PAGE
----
After six years, my book America’s Romance with the English Garden (Ohio University Press) is now officially published.
My friend, publicist Lissa Warren in her book The Savvy Author’s Guide to Book Publicity says, “The pub date is the date your book makes its entry into the world. Think of it as its bar mitzvah, or debutante ball.”
She presents colorful imagery in the comparisons.
I must say that I am just happy that the book is out and available.
Thank you for supporting me during these years of researching and writing the book, a topic which I often covered in posts on this blog.
I intend to spend the next couple of days working in my garden. It’s a way of rewarding myself.
Today plant hunters still travel the world looking for plants that will find a home in American gardens.
The American grower Proven Winners tests plants from sixty breeders around the world. The company trials them and if they are worthwhile, the new plants become part of the palate for the American gardener.
The company introduces fifty new plants out of thousands that it tests every year.
Exotics were important to the nineteenth century English garden as much as they are to American gardens today.
English garden writer William Robinson (1838-1935) encouraged gardeners to cultivate exotics in the garden.
In his book The English Garden Edward Hyams wrote: “It was always implicit in the ideas of William Robinson that exotics would not only be introduced into the English landscape garden and woodland garden, but that they should become altogether at home there, even to the extent of naturalizing.”
Today as we garden, exotics can continue to play a role in the garden. Plants from outside the US have always found a home in our gardens.
In Germany Gary Grueber bred the popular Euphorbia ‘Diamond Frost’ [above], first introduced in 2004. The flowers resemble ‘Baby’s Breath’. Proven Winners soon after sold it to American gardeners. Since then it has won over twenty-three awards.
Exotics, or plants from outside the US, continue to be important today.
American gardening reflects Robinson’s words of advice.
The alternanthera is grown for its leaves.
It was a popular plant in beds during the nineteenth century both in England and in America.
In the 1880 issue of Philadelphia seedsman Thomas Meehan’s Gardener’s Monthly M. Digram wrote an article called “The Alternanthera as a Lawn Plant.” He said, “A carpet-like effect may be producted with the Alternanthera on a smooth lawn in the following manner: cut strips or figures out of the turf of any shape determined on, from three to four inches deep, and in width of the ordinary mowing machine.”
Today the alternanthera comes in many varieties. It is a genus of approximately eighty herbaceous plant species in the Amaranth family.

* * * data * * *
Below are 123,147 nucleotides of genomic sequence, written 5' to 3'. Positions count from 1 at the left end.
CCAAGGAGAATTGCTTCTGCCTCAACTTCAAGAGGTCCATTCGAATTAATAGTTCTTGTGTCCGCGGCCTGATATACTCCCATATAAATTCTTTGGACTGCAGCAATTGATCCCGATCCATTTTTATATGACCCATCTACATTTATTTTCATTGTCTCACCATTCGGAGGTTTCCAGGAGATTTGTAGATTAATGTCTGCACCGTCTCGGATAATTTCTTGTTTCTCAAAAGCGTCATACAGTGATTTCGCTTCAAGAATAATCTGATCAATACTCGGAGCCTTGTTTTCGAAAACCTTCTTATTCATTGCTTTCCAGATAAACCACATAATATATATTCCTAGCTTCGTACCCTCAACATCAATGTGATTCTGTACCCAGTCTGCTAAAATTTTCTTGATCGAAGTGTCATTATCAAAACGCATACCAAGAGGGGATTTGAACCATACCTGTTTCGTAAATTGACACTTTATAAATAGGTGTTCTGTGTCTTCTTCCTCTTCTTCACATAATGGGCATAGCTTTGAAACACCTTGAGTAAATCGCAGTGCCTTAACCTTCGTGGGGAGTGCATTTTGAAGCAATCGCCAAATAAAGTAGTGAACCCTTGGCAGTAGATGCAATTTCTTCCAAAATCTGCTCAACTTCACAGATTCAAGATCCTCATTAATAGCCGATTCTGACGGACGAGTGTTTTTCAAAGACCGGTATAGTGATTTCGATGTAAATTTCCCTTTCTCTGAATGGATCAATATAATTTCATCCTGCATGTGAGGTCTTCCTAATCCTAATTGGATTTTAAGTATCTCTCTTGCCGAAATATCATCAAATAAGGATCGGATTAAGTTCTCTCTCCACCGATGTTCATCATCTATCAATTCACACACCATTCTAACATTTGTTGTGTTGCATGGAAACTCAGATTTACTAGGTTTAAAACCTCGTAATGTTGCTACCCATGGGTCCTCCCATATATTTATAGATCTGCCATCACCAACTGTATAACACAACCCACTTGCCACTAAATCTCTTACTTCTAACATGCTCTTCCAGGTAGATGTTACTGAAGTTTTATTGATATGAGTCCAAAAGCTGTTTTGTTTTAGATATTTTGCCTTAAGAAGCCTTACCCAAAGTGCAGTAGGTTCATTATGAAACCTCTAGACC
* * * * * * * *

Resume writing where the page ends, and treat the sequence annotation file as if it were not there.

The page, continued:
Alternanthera ficoidia, or in its common name Joseph’s Coat, is native to Mexico and Brazil and is related to celosia and gomphrena. It thrives in full sun with fertile, loamy, well-drained soil. You grow the plant for its colorful leaves, not its flower. The plant lasts in the garden till frost.
Hybridizers cross plants to get a stronger, more desirable variety. That has happened with the Alternanthera.
Researchers at the Athens Select Trial Gardens in Georgia have evaluated hundreds of plants it receives every year from breeders around the world. Two of them are now the alternanthera varieties called ‘Red Threads’ and ‘Summer Flame’.
Allan Armitage, professor of horticulture at the University of Georgia where the Trial Gardens are located, says, “Only the plants that prove to be outstanding performers under the South’s oppressively hot and humid conditions are selected. These alternanthera met and surpassed our quality standards.”
The 5-inch ‘Red Threads’ features beautiful, deep burgundy-colored foliage that’s almost grass-like with its narrow leaves. It forms a dense mound. ‘Summer Flame’ is also low growing, only 6 inches, buts its foliage appears broader and is multi-colored in pink, white and green tones.
American seed catalogs of the nineteenth century often listed the alternanthera. In the home landscape the plant appeared in beds, but also in containers.
What people like about this plant is that you can trim it to stay a height that you would like. The plant takes the cutting and still grows quite well. The new foliage looks great after shearing.
The alternanthera continues to be a popular plant in the garden.
A common theme in the marketing of the garden from the nineteenth century seed and nursery industries is that gardening in Europe, but particularly in England, surpassed American gardening.
New York seedsman Peter Henderson (1822-1890) often wrote about that difference.
Henderson admitted that American garden ingenuity outpaced that of England in some areas. He once saw in England twenty men, each using a spade to form a market garden. He admitted that in America the “plow and harrow will pulverize the soil better”, which is what any garden marketer on Long Island or New Jersey would have done.
But he also pointed out the backwardness of American gardening.